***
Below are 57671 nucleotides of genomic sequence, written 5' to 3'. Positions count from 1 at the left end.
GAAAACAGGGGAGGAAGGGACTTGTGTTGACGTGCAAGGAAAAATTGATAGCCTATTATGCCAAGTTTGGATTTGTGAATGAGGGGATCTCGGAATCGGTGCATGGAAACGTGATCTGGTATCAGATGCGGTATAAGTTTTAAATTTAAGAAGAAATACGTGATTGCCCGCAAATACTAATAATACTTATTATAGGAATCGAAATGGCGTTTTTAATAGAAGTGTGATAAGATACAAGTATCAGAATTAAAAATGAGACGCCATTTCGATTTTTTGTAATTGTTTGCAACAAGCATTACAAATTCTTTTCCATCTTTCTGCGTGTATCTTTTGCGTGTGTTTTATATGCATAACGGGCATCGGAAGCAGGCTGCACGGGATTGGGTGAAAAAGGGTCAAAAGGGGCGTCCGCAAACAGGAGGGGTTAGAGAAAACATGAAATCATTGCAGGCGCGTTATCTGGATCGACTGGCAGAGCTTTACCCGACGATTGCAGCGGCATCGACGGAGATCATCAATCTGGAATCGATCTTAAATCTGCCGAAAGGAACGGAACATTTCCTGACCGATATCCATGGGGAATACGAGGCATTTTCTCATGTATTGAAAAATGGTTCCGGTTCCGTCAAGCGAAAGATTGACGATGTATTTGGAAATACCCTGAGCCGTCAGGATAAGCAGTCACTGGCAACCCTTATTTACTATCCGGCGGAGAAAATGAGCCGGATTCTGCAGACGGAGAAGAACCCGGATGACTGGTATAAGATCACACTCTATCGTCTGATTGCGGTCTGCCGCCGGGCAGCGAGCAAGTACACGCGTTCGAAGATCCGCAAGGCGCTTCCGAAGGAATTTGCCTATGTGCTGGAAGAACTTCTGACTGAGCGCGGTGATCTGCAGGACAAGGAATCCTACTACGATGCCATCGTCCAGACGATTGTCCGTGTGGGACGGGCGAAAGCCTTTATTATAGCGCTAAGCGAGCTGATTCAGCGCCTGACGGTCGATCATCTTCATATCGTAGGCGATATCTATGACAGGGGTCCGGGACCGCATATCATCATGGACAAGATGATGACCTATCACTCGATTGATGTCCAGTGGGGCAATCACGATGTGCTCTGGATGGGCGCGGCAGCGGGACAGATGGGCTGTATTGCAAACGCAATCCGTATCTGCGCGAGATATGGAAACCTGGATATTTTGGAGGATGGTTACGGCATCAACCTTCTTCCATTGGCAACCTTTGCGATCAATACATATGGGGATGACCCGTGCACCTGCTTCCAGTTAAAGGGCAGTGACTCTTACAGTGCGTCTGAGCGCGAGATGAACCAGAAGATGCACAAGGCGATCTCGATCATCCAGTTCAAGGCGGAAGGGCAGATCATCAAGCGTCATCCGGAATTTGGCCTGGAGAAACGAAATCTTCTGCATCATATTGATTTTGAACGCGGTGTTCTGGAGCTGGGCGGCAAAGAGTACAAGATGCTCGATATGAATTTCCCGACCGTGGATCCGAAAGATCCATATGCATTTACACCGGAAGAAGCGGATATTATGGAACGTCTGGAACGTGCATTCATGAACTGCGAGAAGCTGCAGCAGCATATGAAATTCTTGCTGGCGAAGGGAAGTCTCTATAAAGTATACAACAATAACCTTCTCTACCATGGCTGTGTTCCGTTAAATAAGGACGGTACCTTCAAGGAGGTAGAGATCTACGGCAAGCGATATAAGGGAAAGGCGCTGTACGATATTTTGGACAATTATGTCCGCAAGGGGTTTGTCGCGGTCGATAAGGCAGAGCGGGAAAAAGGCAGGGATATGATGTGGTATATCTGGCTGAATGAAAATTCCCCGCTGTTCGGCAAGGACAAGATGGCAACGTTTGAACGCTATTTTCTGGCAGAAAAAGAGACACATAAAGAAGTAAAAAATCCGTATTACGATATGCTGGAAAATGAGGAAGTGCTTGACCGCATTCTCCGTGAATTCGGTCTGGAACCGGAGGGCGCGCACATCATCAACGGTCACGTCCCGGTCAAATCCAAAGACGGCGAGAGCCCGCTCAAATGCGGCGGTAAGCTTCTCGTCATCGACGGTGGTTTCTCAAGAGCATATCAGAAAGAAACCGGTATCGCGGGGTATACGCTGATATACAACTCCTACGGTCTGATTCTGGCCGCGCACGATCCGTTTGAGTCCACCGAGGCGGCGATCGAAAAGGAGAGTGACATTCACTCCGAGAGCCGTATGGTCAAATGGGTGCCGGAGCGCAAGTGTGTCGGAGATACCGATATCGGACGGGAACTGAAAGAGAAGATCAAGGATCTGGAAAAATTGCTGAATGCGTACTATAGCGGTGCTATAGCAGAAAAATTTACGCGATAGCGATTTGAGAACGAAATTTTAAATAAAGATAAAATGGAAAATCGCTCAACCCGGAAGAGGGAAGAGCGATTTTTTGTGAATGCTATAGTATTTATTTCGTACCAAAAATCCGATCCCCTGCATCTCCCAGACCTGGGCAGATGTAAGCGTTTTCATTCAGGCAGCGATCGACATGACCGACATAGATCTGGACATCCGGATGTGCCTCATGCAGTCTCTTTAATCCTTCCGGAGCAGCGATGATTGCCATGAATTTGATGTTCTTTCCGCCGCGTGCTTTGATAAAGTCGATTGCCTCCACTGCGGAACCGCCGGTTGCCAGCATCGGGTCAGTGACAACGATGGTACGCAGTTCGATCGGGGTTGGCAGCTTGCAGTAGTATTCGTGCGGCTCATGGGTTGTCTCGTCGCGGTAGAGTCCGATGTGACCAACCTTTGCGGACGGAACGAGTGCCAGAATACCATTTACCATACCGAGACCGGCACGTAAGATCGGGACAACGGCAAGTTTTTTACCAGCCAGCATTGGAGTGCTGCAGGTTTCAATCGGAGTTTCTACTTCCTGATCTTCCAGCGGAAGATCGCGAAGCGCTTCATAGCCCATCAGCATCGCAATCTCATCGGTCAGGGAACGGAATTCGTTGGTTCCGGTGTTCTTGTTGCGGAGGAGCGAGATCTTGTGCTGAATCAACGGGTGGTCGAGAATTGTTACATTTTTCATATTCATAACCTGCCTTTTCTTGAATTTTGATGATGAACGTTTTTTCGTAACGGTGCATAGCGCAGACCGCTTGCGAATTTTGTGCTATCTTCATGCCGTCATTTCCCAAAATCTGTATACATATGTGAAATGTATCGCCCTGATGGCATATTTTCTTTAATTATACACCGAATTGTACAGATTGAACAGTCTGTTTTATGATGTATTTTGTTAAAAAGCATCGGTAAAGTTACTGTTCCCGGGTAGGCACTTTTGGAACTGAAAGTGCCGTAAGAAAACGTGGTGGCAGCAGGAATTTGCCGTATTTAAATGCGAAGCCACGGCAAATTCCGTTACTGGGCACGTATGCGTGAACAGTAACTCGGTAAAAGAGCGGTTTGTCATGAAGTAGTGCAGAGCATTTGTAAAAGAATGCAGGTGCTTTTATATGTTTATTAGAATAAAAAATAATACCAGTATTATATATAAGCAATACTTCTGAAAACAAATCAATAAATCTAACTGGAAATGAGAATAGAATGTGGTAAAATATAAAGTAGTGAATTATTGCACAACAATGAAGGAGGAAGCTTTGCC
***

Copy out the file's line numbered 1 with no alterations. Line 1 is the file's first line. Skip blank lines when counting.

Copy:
Below are 57671 nucleotides of genomic sequence, written 5' to 3'. Positions count from 1 at the left end.